28) Green Bay Packers (7-3): Tony Jefferson, S, Oklahoma
Green Bay needs help in defending the pass, especially with Charles Woodson getting older. The cornerback depth isn’t there, but Jefferson is a versatile safety who plays both the run and the pass pretty well. He’s a little undersized, but he plays with a high motor and has good fundamentals.
29) San Francisco 49ers (7-2-1): Desmond Trufant, CB, Washington
San Francisco relies very heavily on their front seven, but their defensive backs could stand to improve. I’m a fan of Trufant, who has played very well the past two seasons in establishing himself as a shutdown corner, and he fits here.
30) Baltimore Ravens (8-2): Alec Ogletree, ILB, Georgia
Baltimore needs to find a replacement for Ray Lewis, who may end up retiring following his season-ending injury. Ogletree has some character issues, and could go from anywhere between the middle of the first round to the beginning of the second, but he’s a great fit here at #30.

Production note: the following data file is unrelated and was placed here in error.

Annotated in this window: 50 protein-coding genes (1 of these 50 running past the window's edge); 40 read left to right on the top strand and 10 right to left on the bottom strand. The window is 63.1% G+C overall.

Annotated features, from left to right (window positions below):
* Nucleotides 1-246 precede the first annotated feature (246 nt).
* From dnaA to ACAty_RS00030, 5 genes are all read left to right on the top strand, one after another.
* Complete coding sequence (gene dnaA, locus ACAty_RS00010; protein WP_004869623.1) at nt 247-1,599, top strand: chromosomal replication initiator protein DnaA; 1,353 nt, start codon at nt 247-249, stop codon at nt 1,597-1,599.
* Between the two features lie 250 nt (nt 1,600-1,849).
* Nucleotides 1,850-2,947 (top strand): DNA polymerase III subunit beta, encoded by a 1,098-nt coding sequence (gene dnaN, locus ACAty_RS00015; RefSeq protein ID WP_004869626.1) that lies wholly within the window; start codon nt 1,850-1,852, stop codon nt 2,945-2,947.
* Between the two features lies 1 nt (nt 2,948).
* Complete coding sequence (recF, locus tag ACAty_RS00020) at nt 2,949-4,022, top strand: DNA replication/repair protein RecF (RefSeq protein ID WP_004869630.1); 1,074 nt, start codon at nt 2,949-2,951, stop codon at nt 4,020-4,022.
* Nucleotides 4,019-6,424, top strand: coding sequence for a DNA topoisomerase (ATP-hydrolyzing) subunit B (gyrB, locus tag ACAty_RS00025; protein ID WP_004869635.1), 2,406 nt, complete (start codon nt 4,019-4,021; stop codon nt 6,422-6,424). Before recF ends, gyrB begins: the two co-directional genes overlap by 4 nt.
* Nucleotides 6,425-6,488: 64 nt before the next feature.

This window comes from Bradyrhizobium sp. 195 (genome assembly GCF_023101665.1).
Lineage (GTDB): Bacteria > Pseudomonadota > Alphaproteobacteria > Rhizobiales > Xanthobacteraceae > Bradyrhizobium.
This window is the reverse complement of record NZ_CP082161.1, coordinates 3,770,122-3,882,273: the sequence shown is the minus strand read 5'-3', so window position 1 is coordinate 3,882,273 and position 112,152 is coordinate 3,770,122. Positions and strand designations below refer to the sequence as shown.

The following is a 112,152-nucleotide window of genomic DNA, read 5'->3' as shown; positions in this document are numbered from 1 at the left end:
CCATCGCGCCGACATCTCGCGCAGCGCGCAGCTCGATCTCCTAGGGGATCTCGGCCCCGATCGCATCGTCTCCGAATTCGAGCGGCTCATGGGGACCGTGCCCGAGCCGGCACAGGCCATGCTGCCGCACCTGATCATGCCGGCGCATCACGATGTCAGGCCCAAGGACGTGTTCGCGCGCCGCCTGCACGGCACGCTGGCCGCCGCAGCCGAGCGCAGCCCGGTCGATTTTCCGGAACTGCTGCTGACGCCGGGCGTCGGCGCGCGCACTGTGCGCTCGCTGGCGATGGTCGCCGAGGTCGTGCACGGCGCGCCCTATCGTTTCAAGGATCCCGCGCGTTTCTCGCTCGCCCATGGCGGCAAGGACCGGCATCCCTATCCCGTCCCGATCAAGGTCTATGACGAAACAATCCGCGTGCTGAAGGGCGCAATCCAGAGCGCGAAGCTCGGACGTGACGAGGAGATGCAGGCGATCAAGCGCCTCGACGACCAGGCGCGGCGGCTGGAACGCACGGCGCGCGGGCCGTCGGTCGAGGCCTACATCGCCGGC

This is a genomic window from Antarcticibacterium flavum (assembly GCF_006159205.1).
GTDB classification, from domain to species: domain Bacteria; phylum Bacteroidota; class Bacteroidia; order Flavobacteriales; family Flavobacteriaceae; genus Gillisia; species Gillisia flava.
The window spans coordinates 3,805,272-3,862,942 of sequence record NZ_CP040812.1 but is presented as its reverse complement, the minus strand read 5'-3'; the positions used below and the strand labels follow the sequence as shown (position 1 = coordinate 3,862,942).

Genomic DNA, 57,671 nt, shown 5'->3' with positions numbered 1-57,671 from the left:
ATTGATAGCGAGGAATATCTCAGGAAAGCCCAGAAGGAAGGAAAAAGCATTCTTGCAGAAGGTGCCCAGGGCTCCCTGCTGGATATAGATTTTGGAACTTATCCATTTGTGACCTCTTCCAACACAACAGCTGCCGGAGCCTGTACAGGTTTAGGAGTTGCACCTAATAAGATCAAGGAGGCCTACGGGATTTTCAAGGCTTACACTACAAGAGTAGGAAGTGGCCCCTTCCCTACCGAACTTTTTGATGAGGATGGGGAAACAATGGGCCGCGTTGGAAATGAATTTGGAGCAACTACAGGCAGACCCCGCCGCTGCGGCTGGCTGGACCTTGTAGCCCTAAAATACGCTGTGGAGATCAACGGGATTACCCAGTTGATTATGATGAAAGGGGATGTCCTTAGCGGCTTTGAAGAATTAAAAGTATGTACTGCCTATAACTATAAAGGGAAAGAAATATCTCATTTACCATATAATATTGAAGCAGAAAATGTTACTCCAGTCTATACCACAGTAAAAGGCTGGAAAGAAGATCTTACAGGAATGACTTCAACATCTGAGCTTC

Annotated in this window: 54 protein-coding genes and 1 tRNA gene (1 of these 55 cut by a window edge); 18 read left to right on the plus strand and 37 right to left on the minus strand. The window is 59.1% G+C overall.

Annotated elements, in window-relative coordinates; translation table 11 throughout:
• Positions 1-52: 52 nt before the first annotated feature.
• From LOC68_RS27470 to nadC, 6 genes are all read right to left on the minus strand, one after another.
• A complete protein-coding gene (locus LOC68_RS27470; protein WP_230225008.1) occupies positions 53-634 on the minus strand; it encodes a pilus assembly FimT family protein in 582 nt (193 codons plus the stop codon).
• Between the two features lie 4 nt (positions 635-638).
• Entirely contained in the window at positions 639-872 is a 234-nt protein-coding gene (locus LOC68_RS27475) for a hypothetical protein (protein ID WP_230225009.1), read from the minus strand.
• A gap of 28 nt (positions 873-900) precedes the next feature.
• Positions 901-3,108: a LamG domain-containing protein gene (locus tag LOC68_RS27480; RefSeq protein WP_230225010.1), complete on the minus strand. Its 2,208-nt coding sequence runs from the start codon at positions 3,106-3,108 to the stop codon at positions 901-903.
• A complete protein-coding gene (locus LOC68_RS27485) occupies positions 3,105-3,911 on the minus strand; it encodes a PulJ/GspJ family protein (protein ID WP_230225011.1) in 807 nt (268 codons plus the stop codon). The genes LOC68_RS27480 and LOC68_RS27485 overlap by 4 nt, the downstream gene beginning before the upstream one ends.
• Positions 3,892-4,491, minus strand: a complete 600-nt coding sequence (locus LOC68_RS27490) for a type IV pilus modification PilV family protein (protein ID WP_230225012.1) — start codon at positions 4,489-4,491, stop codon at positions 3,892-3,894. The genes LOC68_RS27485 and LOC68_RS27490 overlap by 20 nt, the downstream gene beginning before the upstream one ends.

31) Houston Texans (9-1): Kawann Short, DT, Purdue
Short has a rare blend of size and athleticism. Unlike some defensive tackles, he can get to the quarterback pretty well, and that’s an asset from the nose tackle scheme the Texans run.
32) Atlanta Falcons (9-1): Sheldon Richardson, DT, Missouri
Atlanta’s run defense hasn’t been good, especially in the last several weeks. Richardson is the best defensive lineman remaining, and has been stellar this season. He can slide in next to Jonathan Babineaux and make an instant contribution.